I do not know if these dialogues were with one sage or with several. They were told me in strange circumstances, in different places, and after the event—recounted with much reticence and naming no names—had been over seven years gone by, thus become lawful of the telling for one who was quite another being than the one to whom he Sage gave ear and counsel.




THE YOUTH: Tell me, O Sage, why I do not know my present duty—if it may be told to me. In whatever way I look, I see no clear issue; I see no immediacy of obligation.

     The Sage: It is because the ways of Karma are inscrutab1e, to thee.

     The Youth: But surely I do see that as I am now, as my relations are now, so I have made myself and them from of old-time.

     The Sage: It is but speculative knowledge to thee. Thou hast not seen in thyself now the present error that ever builds anew the Karmic disability of thy next incarnation—and of how many more, Alas!

     The Youth: Tell me, then, O Sage, wherein thou see’st I lag on the path of duty; wherein I leave undone that I shou1d do.

     The Sage: Dear Youth, thou look’st too far away to see thy duty. It lies at hand. Thou Iook’st for the great responsibilities of proven Souls, while the small plain duties which are thine own are overpassed. To do great duties is to be by natural impulse incapable of failing in the small. Thy gaze fastened on other duties than thine own in other, lives hath made thee blind to those that now await thee. Hast thou asked thyself, “Whom and what do I seek to serve ? ”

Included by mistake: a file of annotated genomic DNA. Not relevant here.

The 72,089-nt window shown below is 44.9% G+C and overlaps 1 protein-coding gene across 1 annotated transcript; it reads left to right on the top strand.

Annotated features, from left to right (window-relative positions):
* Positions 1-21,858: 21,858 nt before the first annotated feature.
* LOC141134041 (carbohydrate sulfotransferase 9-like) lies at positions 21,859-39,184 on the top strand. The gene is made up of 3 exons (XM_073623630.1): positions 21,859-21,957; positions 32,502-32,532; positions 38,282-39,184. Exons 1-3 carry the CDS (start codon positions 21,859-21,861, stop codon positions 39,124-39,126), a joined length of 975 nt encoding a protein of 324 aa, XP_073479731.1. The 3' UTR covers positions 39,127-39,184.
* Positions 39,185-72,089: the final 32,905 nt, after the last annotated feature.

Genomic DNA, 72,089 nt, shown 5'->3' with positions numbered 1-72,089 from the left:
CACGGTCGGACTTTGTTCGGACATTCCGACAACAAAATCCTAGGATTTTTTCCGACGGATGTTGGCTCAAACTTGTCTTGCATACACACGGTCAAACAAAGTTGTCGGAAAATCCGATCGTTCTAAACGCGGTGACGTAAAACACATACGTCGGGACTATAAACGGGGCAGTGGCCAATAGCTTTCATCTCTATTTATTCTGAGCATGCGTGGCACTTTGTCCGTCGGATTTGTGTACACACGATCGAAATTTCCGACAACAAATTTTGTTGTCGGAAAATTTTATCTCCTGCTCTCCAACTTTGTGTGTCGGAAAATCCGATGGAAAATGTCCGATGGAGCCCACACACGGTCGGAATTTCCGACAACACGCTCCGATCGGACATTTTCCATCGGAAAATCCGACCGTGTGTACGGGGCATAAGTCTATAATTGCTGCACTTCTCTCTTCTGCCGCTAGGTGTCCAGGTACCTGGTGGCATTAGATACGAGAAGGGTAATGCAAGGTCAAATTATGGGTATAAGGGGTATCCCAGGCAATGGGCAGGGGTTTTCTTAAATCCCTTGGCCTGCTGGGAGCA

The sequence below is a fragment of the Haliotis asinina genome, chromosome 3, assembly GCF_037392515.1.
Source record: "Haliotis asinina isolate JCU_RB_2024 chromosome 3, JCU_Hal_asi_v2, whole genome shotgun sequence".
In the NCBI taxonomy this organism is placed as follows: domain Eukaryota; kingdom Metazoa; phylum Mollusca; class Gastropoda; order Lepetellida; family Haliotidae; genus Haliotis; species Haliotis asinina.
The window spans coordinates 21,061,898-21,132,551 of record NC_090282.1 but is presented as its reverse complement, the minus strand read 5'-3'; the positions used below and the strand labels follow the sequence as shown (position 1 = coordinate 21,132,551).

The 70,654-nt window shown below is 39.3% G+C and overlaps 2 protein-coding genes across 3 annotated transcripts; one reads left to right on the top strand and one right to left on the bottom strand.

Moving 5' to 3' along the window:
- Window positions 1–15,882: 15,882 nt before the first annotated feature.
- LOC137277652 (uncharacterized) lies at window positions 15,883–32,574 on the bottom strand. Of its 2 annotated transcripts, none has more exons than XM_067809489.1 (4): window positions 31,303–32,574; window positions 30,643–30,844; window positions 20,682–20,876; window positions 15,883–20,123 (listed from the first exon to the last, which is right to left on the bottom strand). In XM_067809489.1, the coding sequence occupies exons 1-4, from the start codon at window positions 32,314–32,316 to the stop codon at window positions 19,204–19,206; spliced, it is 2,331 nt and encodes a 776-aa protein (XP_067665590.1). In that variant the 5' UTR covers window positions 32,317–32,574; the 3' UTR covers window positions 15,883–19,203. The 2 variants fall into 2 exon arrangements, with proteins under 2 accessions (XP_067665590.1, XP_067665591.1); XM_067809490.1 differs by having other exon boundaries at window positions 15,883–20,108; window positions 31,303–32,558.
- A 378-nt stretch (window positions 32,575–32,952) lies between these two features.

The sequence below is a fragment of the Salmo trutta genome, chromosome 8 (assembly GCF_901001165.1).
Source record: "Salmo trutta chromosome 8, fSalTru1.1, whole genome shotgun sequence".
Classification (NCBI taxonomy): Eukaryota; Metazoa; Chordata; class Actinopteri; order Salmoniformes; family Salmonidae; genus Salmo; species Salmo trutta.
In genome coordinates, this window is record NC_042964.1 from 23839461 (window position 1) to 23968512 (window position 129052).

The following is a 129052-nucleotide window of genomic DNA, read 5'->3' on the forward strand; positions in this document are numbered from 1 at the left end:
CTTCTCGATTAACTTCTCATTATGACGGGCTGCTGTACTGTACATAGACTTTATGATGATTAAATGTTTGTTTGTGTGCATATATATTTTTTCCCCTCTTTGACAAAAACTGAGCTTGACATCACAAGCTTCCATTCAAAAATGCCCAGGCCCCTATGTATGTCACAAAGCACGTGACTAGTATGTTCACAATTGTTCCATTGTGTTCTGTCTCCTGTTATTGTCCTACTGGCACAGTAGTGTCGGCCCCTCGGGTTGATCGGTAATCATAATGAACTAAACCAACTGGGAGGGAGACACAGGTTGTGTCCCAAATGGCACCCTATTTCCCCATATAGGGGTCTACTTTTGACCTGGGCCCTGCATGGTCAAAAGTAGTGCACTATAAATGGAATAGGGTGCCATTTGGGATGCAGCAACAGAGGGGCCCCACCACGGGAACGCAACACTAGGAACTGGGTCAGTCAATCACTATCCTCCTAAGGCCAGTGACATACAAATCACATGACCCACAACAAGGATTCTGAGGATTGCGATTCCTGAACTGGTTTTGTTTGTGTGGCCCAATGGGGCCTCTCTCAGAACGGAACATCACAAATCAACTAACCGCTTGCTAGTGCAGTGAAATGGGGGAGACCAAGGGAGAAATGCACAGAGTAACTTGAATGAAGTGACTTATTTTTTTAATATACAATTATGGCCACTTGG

The Youth: In my heart I have said, I would serve the Masters.




     The Sage: They serve the least of men with joy, as They serve the whole of Nature.

     The Youth: But I know not how to serve Them.

     The Sage: They, be sure, can not tell thee. Thou art in thine own place, and They in Theirs, each with duties as inexorable as those of atom or of Sun. Not even They can tell another Soul its duty, save in Principle and Plan. Nor wilt thou learn, until the small plain duties have been found by thee. Doing those duties in simple faithfulness, thou doest unto Them. Only when duty is done for Duty’s sake owed to the Self of all ceatures, will the reward of duties, “higher” to thy mind, present themselves in due and natural order.

     The Youth: Thou see’st I am born in a fortunate family where the lowly “duties” are performed for me. Shall I, then, discard these services?

     The Sage: Mayst thou, not have a duty by that very relation of served and server? Is thy servant treated with consideration and not with arrogance? Dost thou know him, too, as brother, whatever the difference in caste? Dost thou expect faithful service for his sake? Dost thou show grateful appreciation for his ministrations, yet so wisely that presumption grows not forth in his nature? Art thou able to perform his duties better than doth he, because the light of Manas doth more illuminate thine every act, and bring his service to higher excellence?